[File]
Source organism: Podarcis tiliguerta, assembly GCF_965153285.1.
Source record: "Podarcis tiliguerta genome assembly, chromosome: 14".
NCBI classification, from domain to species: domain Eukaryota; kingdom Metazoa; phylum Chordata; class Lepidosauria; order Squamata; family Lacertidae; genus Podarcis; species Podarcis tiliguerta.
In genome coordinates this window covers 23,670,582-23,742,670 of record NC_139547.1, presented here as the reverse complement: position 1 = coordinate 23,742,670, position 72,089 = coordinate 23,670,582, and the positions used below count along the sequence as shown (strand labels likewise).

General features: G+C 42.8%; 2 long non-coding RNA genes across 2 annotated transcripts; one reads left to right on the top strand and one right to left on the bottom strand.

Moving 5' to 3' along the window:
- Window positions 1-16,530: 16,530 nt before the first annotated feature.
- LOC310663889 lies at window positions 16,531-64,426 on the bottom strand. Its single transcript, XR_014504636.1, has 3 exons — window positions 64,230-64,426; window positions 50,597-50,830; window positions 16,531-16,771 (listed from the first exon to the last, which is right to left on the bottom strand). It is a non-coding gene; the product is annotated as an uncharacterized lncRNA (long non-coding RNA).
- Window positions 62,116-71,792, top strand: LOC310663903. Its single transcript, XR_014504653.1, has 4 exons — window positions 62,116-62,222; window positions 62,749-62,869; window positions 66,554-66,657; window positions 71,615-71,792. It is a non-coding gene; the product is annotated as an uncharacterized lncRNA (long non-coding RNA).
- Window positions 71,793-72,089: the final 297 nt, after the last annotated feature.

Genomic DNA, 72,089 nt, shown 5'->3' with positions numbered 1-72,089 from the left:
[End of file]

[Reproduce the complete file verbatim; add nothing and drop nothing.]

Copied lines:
Source organism: Podarcis tiliguerta, assembly GCF_965153285.1.
Source record: "Podarcis tiliguerta genome assembly, chromosome: 14".
NCBI classification, from domain to species: domain Eukaryota; kingdom Metazoa; phylum Chordata; class Lepidosauria; order Squamata; family Lacertidae; genus Podarcis; species Podarcis tiliguerta.
In genome coordinates this window covers 23,670,582-23,742,670 of record NC_139547.1, presented here as the reverse complement: position 1 = coordinate 23,742,670, position 72,089 = coordinate 23,670,582, and the positions used below count along the sequence as shown (strand labels likewise).

General features: G+C 42.8%; 2 long non-coding RNA genes across 2 annotated transcripts; one reads left to right on the top strand and one right to left on the bottom strand.

Moving 5' to 3' along the window:
- Window positions 1-16,530: 16,530 nt before the first annotated feature.
- LOC310663889 lies at window positions 16,531-64,426 on the bottom strand. Its single transcript, XR_014504636.1, has 3 exons — window positions 64,230-64,426; window positions 50,597-50,830; window positions 16,531-16,771 (listed from the first exon to the last, which is right to left on the bottom strand). It is a non-coding gene; the product is annotated as an uncharacterized lncRNA (long non-coding RNA).
- Window positions 62,116-71,792, top strand: LOC310663903. Its single transcript, XR_014504653.1, has 4 exons — window positions 62,116-62,222; window positions 62,749-62,869; window positions 66,554-66,657; window positions 71,615-71,792. It is a non-coding gene; the product is annotated as an uncharacterized lncRNA (long non-coding RNA).
- Window positions 71,793-72,089: the final 297 nt, after the last annotated feature.

Genomic DNA, 72,089 nt, shown 5'->3' with positions numbered 1-72,089 from the left: